If you are on a calorie-controlled diet, then one easy way to cut your calorie consumption is to switch from whole milk to a lower fat variety such as semi-skimmed milk.
If you are not counting the calories and living an active life, or if you are a growing child, then whole milk – typically around 3.5-4% fat – is a great source of nutrition.
What is the difference between whole milk and semi-skimmed milk in terms of processing?
Whole milk is more or less straight out of the cow in terms of fat content; all supermarket bought milk is pasteurised to kill germs and homogenised to ensure an even consistency. However, different cow breeds produce milk with slightly different fat contents. So a Jersey cow produces really creamy milk (yum!) compared to a Holstein. Even the season or type of food the farmer gives the cow can change the fat content. So to ensure a standard fat content of 4% the milk is processed.
The processing is a way of separating all the fat (cream) from the non-fat (skim) and then returning the fat to the skim in specified amounts according to the desired milk. So less cream is returned to the skim when producing semi-skimmed milk compared to whole milk.
What is the difference between whole milk and semi-skimmed milk in terms of fat content?
The fat content of whole milk is 4%. For semi-skimmed the fat content is around 2%. You can also get 1% milk, which contains 1% fat, and skimmed milk which is virtually fat-free.
Fat Content in Different Milk:
Is the fat in milk bad fat?
Fat has a bad press, but milk is highly nutritious and a good source of fat. The fat in milk is made up of several different fatty acids. The majority of these are saturated fatty acids which you may have heard about.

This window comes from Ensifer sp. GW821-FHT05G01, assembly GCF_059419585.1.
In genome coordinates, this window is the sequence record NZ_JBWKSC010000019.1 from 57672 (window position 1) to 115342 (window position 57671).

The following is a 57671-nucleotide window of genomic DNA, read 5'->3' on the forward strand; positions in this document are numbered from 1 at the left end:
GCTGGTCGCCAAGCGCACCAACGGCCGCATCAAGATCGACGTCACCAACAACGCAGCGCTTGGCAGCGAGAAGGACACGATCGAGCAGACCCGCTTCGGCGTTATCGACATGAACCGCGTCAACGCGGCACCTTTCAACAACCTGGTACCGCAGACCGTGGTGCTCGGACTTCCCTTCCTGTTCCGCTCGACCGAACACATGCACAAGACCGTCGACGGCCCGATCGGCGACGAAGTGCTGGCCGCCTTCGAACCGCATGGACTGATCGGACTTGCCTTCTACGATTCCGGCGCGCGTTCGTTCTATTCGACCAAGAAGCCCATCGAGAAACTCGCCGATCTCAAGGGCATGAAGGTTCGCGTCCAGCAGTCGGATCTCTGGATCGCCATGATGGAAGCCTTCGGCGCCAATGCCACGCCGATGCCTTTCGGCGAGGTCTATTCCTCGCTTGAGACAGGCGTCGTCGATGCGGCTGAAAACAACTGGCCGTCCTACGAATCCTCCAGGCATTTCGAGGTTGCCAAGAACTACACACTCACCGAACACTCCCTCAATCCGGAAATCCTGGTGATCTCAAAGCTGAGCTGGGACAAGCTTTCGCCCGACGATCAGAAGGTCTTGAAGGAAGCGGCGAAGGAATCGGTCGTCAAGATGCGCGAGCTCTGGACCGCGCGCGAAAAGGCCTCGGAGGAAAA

Much official guidance from health agencies advises limiting saturated fat intake because of the link to heart disease. However milk also contains other fatty acids such as mono- and polyunsaturates.
What are the advantages of whole milk?
Whole milk is a good source of energy for growing children or young adults with high energy needs. It is also energy dense, so the elderly may use whole milk to get a good portion of their calorie intake.
What are the disadvantages of whole milk?
Whole milk does have the highest fat content, and contains 21-23 more calories per 100ml than 1% semi-skimmed. So if you are on a calorie controlled diet or trying to lose weight, you may want to swap whole milk for a lower calorie milk since over time, these calories are significant.
What milk should one choose?
Your choice of milk should be guided by your individual tastes as well as your health goals.
If you cannot tell the difference in taste between the different milk and you are restricting calories, semi-skimmed or lower fat milk is a good option.
If you are living a physically active life and not drinking milk to excess, you can enjoy whole milk.
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